Charles Leclerc and Carlos Sainz have described how the weaknesses of Ferrari’s 2023 Formula 1 car leave them perplexed and unable to push during races.
Leclerc had a low-key race in the Miami Grand Prix after crashing in qualifying the day before, going on to finish seventh – one week after starting on pole and finishing third in Azerbaijan.
Sainz fared a bit better, turning third on the grid into fifth at the flag.
On another weak Sunday for Ferrari, Leclerc spent the first half of the race behind Kevin Magnussen’s Haas, struggled to get by Pierre Gasly’s Alpine in the second stint, and – though having ultimately cleared both aforementioned drivers – was passed by Mercedes’ Lewis Hamilton with a few laps to go.
Leclerc bemoaned the “inconsistency” of the F1-75, which was not just a reference to its fluctuating form – but the behaviour of the car lap-to-lap and even within a single corner.
“I can have a huge oversteery balance and then a huge understeery balance, and our car is so wind-affected,” said Leclerc.
He added: “Other than that, this is not something I had for the rest of the weekend so we’ll have to check the car, but I had a lot of bottoming especially in the high-speed.
“It is something I can’t quite explain because I didn’t have that yesterday and didn’t have it before yesterday.”
Leclerc felt the car handled better once the graining he suffered on the hard tyre cleaned up a little at the end of the race but said that did not change the lack of pace and consistency badly holding Ferrari back.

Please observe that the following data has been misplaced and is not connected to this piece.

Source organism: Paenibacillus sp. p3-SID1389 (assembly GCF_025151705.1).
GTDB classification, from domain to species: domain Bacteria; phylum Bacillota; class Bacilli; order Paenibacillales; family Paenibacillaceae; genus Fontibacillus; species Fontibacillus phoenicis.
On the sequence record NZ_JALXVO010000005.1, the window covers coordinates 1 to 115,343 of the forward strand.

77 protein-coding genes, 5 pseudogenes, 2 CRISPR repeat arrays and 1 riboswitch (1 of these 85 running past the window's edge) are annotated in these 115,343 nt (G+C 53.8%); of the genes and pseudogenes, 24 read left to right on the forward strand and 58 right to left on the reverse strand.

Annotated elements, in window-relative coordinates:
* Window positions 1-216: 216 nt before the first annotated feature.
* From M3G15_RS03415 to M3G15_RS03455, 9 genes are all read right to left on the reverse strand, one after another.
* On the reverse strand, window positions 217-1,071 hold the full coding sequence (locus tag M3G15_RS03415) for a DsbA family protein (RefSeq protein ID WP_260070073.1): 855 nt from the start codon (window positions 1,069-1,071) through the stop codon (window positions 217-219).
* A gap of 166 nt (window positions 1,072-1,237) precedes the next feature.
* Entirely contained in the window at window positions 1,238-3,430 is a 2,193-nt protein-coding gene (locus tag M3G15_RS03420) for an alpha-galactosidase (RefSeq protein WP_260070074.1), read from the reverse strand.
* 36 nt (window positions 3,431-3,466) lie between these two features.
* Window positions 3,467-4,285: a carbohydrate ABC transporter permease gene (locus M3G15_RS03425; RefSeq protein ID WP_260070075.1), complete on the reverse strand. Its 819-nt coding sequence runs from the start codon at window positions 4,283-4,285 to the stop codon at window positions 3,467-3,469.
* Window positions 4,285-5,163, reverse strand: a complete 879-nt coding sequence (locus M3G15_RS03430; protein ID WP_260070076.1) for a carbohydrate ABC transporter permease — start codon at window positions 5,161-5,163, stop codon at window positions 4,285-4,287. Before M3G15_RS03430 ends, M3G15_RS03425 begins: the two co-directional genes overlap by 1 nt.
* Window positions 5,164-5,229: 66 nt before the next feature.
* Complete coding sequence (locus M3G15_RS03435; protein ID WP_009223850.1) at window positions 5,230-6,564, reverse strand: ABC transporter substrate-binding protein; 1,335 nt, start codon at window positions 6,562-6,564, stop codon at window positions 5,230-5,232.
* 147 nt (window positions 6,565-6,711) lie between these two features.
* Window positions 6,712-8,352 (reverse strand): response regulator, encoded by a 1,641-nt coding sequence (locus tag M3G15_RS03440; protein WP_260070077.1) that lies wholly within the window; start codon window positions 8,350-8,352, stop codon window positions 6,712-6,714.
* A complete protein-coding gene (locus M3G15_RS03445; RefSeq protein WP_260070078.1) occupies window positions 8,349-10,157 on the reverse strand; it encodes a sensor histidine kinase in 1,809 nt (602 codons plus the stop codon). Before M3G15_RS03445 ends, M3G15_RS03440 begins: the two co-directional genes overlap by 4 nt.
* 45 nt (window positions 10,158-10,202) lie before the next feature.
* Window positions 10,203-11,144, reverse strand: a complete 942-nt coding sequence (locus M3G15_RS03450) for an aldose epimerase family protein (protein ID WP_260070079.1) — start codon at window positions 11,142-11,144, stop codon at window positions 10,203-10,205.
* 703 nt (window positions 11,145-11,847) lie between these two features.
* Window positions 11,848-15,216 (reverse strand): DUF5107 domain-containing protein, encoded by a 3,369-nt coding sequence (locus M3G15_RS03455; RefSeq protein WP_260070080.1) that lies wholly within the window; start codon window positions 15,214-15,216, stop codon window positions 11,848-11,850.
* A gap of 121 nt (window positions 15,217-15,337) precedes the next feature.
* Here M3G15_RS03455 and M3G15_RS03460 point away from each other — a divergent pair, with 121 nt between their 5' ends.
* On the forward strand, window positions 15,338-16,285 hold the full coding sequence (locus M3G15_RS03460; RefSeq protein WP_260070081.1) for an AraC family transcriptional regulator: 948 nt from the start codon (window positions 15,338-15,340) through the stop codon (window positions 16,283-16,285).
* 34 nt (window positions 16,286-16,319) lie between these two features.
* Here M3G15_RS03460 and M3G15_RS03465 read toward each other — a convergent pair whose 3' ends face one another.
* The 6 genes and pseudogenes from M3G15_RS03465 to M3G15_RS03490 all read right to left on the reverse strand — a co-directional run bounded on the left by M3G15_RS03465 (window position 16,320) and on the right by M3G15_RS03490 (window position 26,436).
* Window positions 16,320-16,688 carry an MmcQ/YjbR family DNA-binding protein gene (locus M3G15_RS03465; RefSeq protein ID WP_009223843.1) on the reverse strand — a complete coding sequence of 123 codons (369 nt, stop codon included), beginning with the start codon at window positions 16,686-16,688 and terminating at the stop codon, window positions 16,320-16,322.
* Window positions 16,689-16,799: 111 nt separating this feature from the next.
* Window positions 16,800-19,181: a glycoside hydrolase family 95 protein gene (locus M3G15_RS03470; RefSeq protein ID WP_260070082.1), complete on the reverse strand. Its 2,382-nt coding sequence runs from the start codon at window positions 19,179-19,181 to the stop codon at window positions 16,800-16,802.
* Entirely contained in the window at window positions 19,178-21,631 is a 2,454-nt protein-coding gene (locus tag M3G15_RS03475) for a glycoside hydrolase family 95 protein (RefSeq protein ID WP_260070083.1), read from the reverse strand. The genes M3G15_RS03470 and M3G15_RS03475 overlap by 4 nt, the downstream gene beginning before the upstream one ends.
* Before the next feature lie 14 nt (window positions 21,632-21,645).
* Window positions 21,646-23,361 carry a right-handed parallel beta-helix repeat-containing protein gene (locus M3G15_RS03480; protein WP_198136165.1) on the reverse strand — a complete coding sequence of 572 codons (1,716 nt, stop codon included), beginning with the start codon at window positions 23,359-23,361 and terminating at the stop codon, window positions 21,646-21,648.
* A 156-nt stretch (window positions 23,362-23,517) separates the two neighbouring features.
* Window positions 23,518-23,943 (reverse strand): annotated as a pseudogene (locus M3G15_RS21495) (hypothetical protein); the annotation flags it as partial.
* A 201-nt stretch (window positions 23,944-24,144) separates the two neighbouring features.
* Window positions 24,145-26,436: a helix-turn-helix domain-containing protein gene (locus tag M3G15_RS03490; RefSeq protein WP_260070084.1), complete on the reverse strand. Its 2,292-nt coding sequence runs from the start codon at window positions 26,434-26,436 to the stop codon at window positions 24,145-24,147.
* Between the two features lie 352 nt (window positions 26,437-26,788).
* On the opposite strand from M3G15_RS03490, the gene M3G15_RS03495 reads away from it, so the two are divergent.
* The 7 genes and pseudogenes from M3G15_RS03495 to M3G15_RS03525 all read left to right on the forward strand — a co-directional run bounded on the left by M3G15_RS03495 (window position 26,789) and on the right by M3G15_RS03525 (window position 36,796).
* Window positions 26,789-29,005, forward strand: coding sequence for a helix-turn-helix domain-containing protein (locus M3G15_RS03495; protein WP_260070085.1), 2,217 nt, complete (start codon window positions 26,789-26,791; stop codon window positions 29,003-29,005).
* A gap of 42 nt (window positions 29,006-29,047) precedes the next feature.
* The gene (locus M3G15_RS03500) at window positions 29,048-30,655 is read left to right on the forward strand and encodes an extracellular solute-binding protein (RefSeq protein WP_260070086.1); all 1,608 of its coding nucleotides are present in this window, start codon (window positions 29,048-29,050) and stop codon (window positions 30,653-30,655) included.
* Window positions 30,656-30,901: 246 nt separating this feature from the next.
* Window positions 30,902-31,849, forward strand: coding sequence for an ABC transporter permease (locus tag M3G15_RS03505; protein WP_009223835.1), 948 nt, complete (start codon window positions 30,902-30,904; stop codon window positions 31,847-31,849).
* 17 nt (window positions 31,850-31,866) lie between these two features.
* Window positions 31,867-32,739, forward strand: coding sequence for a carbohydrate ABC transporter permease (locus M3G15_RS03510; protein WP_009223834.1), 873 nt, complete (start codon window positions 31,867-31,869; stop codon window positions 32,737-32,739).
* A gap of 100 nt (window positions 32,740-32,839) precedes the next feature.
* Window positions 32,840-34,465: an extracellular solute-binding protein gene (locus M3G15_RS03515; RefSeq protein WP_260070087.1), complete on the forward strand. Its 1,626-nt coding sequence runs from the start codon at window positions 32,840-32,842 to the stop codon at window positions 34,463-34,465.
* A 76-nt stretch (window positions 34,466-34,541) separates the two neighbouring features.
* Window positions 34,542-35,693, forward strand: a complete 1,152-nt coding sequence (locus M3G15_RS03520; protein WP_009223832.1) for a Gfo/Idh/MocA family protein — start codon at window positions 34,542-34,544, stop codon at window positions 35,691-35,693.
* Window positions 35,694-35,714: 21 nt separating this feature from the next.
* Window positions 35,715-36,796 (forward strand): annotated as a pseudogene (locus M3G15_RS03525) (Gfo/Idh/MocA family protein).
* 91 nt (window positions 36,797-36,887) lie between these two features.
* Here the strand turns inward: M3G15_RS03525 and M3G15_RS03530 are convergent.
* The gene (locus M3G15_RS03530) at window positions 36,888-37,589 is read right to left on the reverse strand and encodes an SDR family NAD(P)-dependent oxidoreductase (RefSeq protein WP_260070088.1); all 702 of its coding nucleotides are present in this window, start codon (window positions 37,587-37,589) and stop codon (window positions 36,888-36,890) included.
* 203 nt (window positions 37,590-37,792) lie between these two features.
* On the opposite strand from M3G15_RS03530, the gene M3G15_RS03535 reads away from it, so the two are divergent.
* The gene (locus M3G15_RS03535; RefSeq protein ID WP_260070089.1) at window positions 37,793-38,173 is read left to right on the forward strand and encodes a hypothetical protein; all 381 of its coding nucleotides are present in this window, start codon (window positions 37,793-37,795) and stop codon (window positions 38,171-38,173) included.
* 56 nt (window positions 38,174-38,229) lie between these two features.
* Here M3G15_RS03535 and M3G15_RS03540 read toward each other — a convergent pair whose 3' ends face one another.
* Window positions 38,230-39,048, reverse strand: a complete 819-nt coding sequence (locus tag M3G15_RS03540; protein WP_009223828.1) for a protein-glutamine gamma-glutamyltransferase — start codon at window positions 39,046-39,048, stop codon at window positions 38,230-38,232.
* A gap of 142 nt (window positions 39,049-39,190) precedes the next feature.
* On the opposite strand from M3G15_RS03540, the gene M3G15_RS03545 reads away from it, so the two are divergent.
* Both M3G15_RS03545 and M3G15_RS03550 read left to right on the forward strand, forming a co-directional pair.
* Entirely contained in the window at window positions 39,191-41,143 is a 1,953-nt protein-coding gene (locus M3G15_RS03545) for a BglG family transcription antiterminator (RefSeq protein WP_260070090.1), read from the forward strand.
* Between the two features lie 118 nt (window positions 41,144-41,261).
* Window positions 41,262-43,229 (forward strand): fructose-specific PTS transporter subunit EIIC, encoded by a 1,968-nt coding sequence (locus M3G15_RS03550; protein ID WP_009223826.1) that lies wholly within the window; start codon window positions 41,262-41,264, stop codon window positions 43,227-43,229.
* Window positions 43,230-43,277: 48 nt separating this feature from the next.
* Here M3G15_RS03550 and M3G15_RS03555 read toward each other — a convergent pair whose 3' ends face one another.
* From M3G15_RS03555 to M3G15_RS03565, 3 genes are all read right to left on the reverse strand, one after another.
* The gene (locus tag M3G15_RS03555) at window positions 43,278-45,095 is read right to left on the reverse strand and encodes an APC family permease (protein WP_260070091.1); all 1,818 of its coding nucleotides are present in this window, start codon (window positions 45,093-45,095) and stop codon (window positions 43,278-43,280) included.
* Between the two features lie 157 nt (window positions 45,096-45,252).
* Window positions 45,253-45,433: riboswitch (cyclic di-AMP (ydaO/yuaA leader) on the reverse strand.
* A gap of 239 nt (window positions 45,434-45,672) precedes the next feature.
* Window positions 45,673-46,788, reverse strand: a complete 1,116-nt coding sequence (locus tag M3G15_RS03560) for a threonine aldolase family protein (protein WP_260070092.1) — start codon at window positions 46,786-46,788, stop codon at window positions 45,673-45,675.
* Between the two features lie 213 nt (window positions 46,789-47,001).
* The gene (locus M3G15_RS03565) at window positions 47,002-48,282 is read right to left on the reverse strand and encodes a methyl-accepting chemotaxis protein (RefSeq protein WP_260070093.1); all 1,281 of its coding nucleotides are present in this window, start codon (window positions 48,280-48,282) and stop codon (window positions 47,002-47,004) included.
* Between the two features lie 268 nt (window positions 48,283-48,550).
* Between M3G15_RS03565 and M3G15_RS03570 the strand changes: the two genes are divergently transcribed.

Sainz corroborated this feeling, claiming that “at the moment I cannot push”.
“Especially in the race, as soon as you push for one lap, you do one good fast lap and then the next lap you are three tenths slower,” he said.
“It means that we don’t have flexibility to push or not push and we just need to follow a certain pace to make it to the end.
“I am surprised as I thought we would be better but this race showed us that we still have some work to do.”
Inferior tyre management proved yet again to be a defining factor in Ferrari’s race, and both Leclerc and Sainz struggled with the switch from medium to hard compound tyres for the second stint.
“We’re going from one compound to the other and we never know what’s going to happen on the new compound,” Leclerc said.
“It’s always an unknown whether the car is going to react well, whether the tyres are going to be in the right window.
“This is just very difficult also as a driver to gain the confidence and to adapt your driving because you get from one set to the other and the car is completely in a different window.”
Sainz said he was caught out just how much more he suffered in the second stint, in which he fell out of podium contention, having jumped Fernando Alonso’s Aston Martin by pitting earlier.
He also had a five-second penalty for speeding in the pits, though still finished fifth, reporting that he “had to stay under the limit for the rest of the race if I wanted to make it to the end”.
“With the wind conditions, and how tough we are on tyres, that hard stint just became too long for us,” Sainz added.
Leclerc suggested that wind sensitivity is something that will be targeted with upgrades, and more new parts are due to be used at the next race at Imola.
“We’re struggling much more with that so there is a lot of work going on,” Leclerc said.